Along with such anecdotes about individuals, the news media often presented contradictory and confusing messages about polio (sound familiar?).[9]  A 1948 Maclean’s article entitled “Don’t Panic Over Polio” attempted to reassure worried parents that polio was really a fairly uncommon disease and that their children’s chances of contracting it and either dying or being crippled by it were relatively low.[10]  However, the same article describes polio as “among the most mysterious of mankind’s afflictions”[11] and “the most difficult human disease to diagnose”[12] with “no known drug or treatment that can ward off paralysis.”[13] 

A further example of contradictory messages from media and public health officials can be found in three articles from the Globe and Mail newspaper in August of 1937.  One article reported on August 7 that three new paralytic polio cases had arisen and that officials were warning parents that all children with flu-like symptoms, which could be the start of polio, should be examined by a doctor.[14]  Another article on August 11 advised that “no complaint should be overlooked.”[15] Then on August 18, the page four headline screamed “Unfounded Paralysis Fear Causes Near Panic: Parents’ Imagination Blamed for Influx of Tots to Hospital.”[16]  The article quotes health officials as blaming parents for panicking and acting hysterical when most cases turn out not to be polio.[17]  Clive Seale notes in his book Media and Health that it is common for newspapers to appeal to readers “not to panic” while their stories encourage just that.[18]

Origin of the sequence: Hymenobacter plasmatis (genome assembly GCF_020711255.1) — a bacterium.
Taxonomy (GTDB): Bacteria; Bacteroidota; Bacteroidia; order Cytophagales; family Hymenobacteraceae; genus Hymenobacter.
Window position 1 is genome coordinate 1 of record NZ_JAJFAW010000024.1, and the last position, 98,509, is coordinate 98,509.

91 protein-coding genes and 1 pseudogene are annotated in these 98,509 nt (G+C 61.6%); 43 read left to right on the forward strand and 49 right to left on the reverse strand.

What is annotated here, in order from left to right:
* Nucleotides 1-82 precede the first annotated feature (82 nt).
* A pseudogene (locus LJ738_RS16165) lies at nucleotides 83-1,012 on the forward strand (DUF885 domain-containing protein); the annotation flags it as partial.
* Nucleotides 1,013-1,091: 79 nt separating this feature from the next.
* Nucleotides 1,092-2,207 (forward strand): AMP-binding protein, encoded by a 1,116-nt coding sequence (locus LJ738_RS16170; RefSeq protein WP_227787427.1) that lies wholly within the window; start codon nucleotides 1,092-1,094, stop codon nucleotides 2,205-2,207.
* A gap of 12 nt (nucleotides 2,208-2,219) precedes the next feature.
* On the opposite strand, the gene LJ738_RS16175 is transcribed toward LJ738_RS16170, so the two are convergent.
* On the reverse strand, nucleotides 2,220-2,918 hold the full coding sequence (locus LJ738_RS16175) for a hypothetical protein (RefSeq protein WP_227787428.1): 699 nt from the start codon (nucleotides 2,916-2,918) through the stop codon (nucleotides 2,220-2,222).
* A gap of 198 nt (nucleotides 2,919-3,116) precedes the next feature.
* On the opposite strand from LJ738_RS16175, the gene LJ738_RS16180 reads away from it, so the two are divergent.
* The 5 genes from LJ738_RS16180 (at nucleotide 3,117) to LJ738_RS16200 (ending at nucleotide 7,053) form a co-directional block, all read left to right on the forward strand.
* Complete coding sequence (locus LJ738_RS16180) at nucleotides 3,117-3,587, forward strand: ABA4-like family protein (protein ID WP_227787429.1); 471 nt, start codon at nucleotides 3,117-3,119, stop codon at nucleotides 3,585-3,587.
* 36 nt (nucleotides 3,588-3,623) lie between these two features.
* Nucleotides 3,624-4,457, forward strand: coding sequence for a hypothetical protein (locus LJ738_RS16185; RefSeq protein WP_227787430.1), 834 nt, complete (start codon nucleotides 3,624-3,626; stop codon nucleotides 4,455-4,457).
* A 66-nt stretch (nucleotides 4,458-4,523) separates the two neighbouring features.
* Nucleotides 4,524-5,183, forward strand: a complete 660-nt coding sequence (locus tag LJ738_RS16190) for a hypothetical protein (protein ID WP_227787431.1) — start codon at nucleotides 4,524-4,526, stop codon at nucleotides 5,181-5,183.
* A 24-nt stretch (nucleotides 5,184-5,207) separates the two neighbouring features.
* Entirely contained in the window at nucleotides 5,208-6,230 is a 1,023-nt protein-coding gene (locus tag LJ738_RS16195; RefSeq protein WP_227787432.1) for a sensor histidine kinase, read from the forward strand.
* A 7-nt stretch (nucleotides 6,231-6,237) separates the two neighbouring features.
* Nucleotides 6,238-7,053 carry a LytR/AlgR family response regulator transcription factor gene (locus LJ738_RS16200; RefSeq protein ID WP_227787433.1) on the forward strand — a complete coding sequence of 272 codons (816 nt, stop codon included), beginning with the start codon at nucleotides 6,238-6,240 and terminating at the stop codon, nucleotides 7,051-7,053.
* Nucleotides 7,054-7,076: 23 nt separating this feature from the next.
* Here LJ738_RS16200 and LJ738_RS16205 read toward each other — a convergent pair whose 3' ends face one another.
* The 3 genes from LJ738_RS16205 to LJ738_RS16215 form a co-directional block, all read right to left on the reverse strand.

Plus ça change…

Let me/us know what you think here or on Twitter, I’m @medhistorian with @anthroetc

[1] Diary of Samuel Pepys, 4 September 1665.
[2] Julie Silver and Daniel Wilson, Polio Voices: An Oral History from the American Polio Epidemics and Worldwide Eradication Efforts, Greenwood Publishing Group (2007), 67-68.
 [5] Tony McMichael, Human Frontiers, Environments and Disease: Past Patterns, Uncertain Futures, Cambridge University Press (2001), 122.
[6] Ibid., 115-116.
[7] Leslie Scrivener, “The Plague of ’37: When Polio Hit Toronto Schools and 758 Lives Changed Forever,” Toronto Star, September 6 1987, D1.
[8] Globe and Mail, September 2 1937, 6.
[9] Kathryn Black, In the Shadow of Polio: A Personal and Social History (New York: Addison-Wesley, 1996), 46-47.
[10] Nevill, “Don’t Panic Over Polio,” 7.
[11] Nevill, “Don’t Panic Over Polio,” 7.
[12] Nevill, “Don’t Panic Over Polio,” 32.
[13] Nevill, “Don’t Panic Over Polio,” 33.
[14] Globe and Mail, August 7 1937, 4.
[15] Globe and Mail, August 11 1937, 6.
[16] Globe and Mail, August 18 1937, 4.
[17] Globe and Mail, August 18 1937, 4.
[18] Clive Seale, Media and Health (London: SAGE Publications, 2002), 81.